NEW YORK: The euro hit a two-month peak against the US dollar in choppy trading on Thursday after the European Central Bank unveiled a new and potentially unlimited bond-buying program to stem the euro zone debt crisis.
Investors have been anticipating the plan for weeks, and the details European Central Bank President Mario Draghi announced at a news conference were largely in line with expectations.
Draghi gave few new details on the program, however, initially disappointing investors and causing the euro to fall sharply against the dollar. The euro later recovered as market participants saw Draghi as delivering on his July pledge to do whatever it takes to preserve the euro currency.
The plan is aimed at the secondary market to address bond market distortions and what Draghi said are “unfounded” fears of investors about the survival of the euro.
“The ECB announcement on bond buying has helped out the euro and risk assets more broadly,” said Greg Moore, currency strategist at TD Securities in Toronto.
In early afternoon trading, the euro rose 0.3 per cent to $1.2643, off the session low at $1.2559.
“For the most part, (Draghi’s comments) were positive for the euro, but still short on some details,” Omer Esiner, chief market analyst at Commonwealth Foreign Exchange in Washington.
The euro remained within its recent 10-day range against the dollar. Analysts at ActionForex.com said with minor euro support of $1.2465 intact, the rebound from the July lows of $1.2040 is expected to continue.
Above $1.2637, investors will target $1.2764 — the 50 per cent retracement of the move from the February high of $1.3486 to the July low of $1.2042.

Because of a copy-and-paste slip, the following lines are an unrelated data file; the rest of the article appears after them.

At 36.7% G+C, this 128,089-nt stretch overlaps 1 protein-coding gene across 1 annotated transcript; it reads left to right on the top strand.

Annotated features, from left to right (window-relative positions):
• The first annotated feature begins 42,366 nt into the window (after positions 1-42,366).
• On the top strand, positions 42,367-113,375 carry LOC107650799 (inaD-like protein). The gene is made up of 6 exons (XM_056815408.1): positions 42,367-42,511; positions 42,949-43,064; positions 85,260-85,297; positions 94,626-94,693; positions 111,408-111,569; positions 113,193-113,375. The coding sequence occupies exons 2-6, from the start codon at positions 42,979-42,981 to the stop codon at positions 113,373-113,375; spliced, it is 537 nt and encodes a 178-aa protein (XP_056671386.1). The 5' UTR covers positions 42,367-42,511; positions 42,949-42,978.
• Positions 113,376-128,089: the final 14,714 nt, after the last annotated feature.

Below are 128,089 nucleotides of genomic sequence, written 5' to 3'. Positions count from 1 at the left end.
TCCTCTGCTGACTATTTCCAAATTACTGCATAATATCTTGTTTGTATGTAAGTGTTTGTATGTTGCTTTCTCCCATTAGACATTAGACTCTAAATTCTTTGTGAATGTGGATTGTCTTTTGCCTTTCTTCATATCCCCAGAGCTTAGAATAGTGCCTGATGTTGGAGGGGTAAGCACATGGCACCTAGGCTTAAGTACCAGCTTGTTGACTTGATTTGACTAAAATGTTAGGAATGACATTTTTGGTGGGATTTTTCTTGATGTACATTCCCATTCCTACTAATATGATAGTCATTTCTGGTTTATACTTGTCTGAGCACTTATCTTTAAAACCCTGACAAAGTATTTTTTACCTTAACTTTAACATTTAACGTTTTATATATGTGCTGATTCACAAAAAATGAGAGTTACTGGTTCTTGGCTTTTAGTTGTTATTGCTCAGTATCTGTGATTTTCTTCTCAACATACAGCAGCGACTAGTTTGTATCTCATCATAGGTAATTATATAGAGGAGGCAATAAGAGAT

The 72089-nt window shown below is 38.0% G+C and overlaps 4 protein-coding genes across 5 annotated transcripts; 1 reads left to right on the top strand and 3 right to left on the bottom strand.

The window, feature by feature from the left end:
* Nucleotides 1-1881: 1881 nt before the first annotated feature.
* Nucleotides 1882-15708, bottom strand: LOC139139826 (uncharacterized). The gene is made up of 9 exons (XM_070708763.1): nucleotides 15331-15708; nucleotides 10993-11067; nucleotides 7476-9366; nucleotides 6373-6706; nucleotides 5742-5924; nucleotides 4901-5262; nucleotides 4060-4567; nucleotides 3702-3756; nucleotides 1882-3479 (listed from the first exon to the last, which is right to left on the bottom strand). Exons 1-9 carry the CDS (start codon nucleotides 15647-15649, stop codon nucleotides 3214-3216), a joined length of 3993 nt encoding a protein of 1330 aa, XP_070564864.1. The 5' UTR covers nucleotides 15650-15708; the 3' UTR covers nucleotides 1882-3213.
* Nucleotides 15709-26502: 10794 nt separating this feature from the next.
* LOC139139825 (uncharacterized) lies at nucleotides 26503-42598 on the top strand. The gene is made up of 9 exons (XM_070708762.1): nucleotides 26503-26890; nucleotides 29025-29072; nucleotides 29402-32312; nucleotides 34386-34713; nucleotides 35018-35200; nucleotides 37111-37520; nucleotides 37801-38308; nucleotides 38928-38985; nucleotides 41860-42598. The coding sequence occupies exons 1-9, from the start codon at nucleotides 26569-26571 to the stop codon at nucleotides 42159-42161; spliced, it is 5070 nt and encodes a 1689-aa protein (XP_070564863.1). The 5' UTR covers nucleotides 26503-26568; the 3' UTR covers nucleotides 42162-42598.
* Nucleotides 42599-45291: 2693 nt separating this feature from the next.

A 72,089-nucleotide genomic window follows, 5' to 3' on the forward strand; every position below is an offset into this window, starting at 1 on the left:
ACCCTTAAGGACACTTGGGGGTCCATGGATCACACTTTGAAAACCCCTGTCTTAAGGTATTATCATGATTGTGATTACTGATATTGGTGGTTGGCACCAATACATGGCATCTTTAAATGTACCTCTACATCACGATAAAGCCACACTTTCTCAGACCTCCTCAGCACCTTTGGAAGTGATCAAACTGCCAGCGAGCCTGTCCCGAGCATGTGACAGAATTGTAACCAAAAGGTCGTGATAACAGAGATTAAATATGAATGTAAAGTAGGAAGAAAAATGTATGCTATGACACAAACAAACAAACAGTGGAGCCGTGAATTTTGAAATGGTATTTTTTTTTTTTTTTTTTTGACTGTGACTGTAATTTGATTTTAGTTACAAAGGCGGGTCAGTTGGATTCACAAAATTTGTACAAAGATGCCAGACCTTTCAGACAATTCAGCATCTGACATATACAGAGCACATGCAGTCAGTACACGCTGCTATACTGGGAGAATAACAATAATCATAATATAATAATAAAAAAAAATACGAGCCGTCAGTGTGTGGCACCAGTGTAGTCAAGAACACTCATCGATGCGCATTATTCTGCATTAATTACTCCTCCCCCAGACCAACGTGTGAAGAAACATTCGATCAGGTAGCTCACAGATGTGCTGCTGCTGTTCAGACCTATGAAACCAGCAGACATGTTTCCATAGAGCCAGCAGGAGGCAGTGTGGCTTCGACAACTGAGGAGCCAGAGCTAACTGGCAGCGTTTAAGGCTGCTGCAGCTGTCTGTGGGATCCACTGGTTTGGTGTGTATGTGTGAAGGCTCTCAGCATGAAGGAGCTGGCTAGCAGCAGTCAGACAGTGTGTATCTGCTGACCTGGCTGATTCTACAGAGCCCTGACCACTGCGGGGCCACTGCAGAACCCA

The single currency had climbed to $1.2650 on Thursday, its highest since early July, after the ECB kept interest rates unchanged at 0.75 per cent. Some investors had been bracing for a rate cut to support flagging growth in the euro zone.
The ECB will also offer banks easier access to central bank loans by loosening collateral standards for debt from countries getting bailouts or bond market support, Draghi said.
Investors discounted a new forecast from the European Central Bank staff that the euro zone economy will probably contract more than previously expected this year. The ECB staff also raised the bank’s outlook for 2012-13 inflation.
The euro could struggle to climb higher, analysts said, with a German Constitutional Court ruling on the euro zone bailout fund scheduled for Sept. 12, which will keep many investors wary of initiating large positions.
German Economy Minister Philipp Roesler said on Thursday the European Central Bank’s purchases of sovereign debt were not a permanent solution to the region’s problems and stressed that structural reforms needed to have priority.
SWISS FRANC FALLS
The euro earlier touched a 3-1/2-month high against the Swiss franc on the first anniversary of the Swiss National Bank’s decision to impose a floor on that pair and curb the franc’s gains. It was last up 0.1 per cent at 1.2058 francs.
The franc has fallen sharply against the euro in the past two sessions on market talk that the SNB has been buying euros to protect the 1.20-franc floor. The SNB has declined to comment on the speculation.
Against the yen, the dollar was last up 0.7 per cent at 78.90 yen, with a session peak of 79.02 yen, after solid US private payrolls and services data.
US private employers added 201,000 jobs in August, payrolls processor ADP reported, easily beating economists’ expectations.
The US government will release its closely watched monthly jobs report for August on Friday.
The dollar broke above 79 yen to a two-week high after separate data showed the pace of growth in the massive US services sector rose in August on a rebound in employment and exports.
Sterling was last trading up 0.2 per cent at $1.5939, near a 3-1/2-month high, after the Bank of England kept interest rates steady and its quantitative easing program unchanged, as expected.